Unfortunately, not a day goes by without an athlete making headlines due to a neck injury. Whether it’s the Colt’s Peyton Manning, the Eagle’s Michael Vick, the Twin’s Joe Mauer, the PGA’ s Steve Stricker, or the Red Sox’s Adrian Gonzalez – sports seem to be unequivocally…a pain in the neck.

Statistics are as high as to say that 2/3 of all adults will suffer from neck pain at some point in their lives – and if you are an athlete, the likelihood of injury increases.

When you consider an injury that can be caused by something as minor as sending too many text messages, yes, it makes sense that guys who play 160 ball games a year, or have 350-lb linemen slamming into them on a weekly basis might end up with some neck pain. In the wake of the NFL lockout, the injury risk to players was heavily discussed, especially the surge of brain and neck-related injuries.

The neck is an extremely vulnerable part of the body. Because the head, neck and spine are so closely connected, damage to one part often leads to pain in other parts. When a neck injury occurs, it is not uncommon for the patient to be simultaneously suffering from multiple injuries.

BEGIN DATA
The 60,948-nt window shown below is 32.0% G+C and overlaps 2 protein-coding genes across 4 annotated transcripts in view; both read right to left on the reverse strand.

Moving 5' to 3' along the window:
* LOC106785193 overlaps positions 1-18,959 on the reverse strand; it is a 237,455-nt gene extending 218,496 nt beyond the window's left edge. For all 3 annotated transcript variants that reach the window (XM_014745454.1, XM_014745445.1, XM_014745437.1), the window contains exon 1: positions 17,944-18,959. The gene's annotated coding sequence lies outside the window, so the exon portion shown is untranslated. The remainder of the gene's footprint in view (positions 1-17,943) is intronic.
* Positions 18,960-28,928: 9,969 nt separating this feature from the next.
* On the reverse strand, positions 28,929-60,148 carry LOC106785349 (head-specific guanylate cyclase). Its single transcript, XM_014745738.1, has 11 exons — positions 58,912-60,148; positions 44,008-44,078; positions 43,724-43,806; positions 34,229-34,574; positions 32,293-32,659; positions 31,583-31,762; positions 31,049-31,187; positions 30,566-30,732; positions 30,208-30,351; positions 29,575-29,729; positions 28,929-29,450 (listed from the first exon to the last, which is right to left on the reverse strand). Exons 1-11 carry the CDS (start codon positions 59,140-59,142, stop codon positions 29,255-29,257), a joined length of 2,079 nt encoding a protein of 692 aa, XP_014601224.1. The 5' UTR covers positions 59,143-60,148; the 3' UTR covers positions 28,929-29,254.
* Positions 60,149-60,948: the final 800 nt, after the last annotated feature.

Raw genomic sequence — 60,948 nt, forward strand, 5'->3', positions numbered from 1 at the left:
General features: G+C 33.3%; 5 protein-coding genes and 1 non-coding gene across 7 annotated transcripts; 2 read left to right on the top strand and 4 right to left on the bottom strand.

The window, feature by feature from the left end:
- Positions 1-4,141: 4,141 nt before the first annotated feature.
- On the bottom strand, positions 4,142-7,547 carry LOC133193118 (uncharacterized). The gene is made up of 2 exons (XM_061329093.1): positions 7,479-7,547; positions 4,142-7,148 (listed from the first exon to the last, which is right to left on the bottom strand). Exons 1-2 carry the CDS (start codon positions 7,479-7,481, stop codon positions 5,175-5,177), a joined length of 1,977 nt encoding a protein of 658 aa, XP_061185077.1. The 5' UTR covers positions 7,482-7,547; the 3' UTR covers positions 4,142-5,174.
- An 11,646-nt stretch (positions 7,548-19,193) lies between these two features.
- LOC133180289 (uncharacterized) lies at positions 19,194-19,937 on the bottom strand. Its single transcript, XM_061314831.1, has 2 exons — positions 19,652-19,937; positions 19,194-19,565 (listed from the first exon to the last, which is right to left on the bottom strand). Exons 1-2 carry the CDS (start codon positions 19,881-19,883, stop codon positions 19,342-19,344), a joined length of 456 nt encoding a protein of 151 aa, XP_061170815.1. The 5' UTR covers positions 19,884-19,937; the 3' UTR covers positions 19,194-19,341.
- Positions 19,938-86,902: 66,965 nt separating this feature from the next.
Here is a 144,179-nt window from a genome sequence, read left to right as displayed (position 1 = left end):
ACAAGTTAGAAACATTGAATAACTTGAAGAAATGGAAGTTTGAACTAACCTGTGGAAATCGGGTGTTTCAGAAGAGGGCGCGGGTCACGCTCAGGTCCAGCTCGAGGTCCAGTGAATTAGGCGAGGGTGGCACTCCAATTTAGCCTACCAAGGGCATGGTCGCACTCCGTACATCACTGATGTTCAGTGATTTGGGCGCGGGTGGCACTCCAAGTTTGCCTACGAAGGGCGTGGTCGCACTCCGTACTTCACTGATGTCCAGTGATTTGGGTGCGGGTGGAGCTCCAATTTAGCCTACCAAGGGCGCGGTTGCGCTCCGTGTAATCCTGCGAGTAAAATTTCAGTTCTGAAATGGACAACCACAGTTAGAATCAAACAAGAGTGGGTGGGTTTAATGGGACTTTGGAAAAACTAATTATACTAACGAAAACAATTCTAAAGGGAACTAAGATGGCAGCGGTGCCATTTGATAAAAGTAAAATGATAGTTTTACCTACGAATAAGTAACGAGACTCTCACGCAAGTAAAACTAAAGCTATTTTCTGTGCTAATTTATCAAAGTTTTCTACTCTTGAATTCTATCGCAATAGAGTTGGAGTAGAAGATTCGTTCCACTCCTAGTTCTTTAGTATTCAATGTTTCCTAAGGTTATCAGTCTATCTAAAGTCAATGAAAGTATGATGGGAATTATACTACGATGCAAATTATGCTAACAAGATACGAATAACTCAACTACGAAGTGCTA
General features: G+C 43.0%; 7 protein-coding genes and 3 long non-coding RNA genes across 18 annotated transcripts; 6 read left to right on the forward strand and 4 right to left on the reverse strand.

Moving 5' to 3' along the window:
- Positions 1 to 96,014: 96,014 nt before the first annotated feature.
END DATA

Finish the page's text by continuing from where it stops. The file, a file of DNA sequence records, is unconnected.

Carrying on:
Perhaps the problem is that athletes aren’t taking initial neck injuries seriously enough. Whereas no athlete would even consider playing with a torn ACL or a broken bone, the inclination to play through a seemingly minor neck injury is much greater. The danger of this, however, is that a minor neck injury affects other parts of the spine and nervous system and before you know it, the athlete is sidelined with a serious neck injury.

What many might learn the hard way is that it is important to take ALL neck pains seriously.  Whether it’s stretching, icing, or just plain old-fashioned rest, heed your doctor’s advice. And while you are resting, make sure your head, neck and spine are in a normal, healthy position by using a waterbase pillow that will adjust to your movements and keep your head (and your neck) in the game.